Orkney Crafts

Andrew Appleby on Orkney Crafts for Orkneycrofts.

It was Ola Gorie who really began the Orkney Craft Movement. She took Orkney’s Heritage of a rich past and interpreted it in silver jewellery. She studied at Gray’s School in Aberdeen, under David Hodge in the early 1960’s. I remember well the ‘buzz’ that was going around Kirkwall, as she began creating her first pieces in Broad Street.olamodel.jpg

She attended the first Aviemore trade Fair and her success set her own individual style in motion and equally showed others what could be achieved.

Through time Ola, and her husband Arnie, employed and trained many people. Some of these also showed great talents and established their own workshops in Orkney. Thus the new movement was born.

From my early visits here, I was caught by Orkney’s pull. Despite all odds I found that I had to be here. Against all ‘Business Advice’ I sold everything to move my ramshackle workshop to Orkney in 1976. At that time Gunnie Moberg was developing her photography and batik.

Gunnie2.jpgStanley Cursiter was in his last years. Both these people were magnetized by Orkney’s Energy, along with George MacKay Brown.

As a new craft business setting up in Orkney, I was advised to place myself in Kirkwall. I was essentially a country boy and remained firmly in Harray! (Thus I was instantly dubbed ‘The Harray Potter’) My apparent success gave the example that you could survive outside the Kirkwall Metropolis. This gave others the feeling that they too could live and develop in the places that inspired them as well.

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Now we have a tumult of talented people existing where it is natural for them to be. Just look around. The Yellow Bird Gallery in Birsay, Lesley and Jon with their wonderful birds. Fluke Jewellery and OrkneyInga silver too. Hrossey silver in Orphir is another brilliant example of determined talent doing things their way and loving it.

Looking to the Isles we have Westray. There we can visit the Hume twins at Hume Sweet Hume. Their staggering style of fabrics has boosted the Island’s economy. A potter is there too amongst a thriving artistic community.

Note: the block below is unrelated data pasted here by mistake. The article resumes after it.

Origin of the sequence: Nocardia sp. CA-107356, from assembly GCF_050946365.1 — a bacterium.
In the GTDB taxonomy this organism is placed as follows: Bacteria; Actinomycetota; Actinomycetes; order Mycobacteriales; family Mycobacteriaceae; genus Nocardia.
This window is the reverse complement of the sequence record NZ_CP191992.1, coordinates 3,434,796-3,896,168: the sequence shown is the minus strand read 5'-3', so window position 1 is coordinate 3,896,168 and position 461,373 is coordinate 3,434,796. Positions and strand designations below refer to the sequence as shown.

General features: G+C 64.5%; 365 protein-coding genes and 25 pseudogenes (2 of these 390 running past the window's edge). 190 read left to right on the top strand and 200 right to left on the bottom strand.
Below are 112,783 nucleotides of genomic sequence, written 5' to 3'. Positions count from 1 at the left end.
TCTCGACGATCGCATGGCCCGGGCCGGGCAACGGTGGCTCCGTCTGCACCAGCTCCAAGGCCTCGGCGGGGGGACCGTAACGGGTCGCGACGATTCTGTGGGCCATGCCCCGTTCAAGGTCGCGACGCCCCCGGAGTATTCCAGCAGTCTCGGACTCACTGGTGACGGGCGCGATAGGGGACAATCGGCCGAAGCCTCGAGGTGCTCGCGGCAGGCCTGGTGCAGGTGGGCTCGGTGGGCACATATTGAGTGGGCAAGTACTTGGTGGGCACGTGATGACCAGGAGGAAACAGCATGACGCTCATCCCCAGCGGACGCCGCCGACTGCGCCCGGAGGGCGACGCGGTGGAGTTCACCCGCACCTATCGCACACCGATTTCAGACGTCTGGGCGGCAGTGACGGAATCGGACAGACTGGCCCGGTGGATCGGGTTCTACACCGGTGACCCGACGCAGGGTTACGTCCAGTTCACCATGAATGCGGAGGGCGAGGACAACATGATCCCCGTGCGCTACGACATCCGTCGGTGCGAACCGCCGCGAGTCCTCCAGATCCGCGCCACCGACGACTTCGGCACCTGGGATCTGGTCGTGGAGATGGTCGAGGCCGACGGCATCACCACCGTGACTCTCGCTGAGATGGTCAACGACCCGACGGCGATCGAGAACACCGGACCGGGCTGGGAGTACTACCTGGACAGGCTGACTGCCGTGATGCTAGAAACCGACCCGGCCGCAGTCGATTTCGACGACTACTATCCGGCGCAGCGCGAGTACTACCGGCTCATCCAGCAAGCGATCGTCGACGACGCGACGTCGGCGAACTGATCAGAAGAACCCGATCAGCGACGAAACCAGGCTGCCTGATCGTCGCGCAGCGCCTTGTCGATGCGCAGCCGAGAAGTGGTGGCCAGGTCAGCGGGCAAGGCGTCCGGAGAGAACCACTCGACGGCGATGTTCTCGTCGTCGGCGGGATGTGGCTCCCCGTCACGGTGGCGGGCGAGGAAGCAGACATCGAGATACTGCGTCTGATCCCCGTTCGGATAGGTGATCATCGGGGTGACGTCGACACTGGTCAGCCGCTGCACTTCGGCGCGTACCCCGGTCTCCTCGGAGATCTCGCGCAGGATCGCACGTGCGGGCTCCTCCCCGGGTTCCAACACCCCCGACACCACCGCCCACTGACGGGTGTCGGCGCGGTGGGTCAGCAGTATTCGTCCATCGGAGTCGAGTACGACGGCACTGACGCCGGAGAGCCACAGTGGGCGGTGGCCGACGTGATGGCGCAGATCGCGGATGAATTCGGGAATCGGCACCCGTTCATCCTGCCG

Of course Orkney has its older traditional crafts as well. The Orkney chairs and straw work had been a home-based craft for very localised needs since prehistory.

scapacrafts.jpgNow they have a far greater clientele. Just look through the Orkney Craft Trail brochure and see. Our local traditional skills survive and blossom, just showing the Islands’ innate talents.

When you look at Sheila Fleet’s silver jewellery and her sister, Liela Thompson’s tapestries, you will see the strongly rooted Orkney inspiration being interpreted beautifully in thoroughly contemporary styles, which also have a timeless quality, capturing an Orkney essence.

Orkney’s craftsmanship now has a worldwide reputation for its exceptional quality. I am proud to be part of that movement. If you were to ask any of us individually what draws us, or keeps us here. What roots our inspiration, what underlines our skills? I think you may get the answers, ‘Orkney’s pull, Orkney’s power and Orkney’s magnetism.’ These answers may appear ethereal, but I believe that these answers are quite true! Just look back at Orkney’s staggering past! It lives in us still!

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These islands:- this archipelago, has an unique charge, which we tune in to. It gives us our energy base from which we feed, it nurtures us, and that creative force, which made our past so phenomenal, still exists within us.

Andrew for Orkneycrofts © Feb 08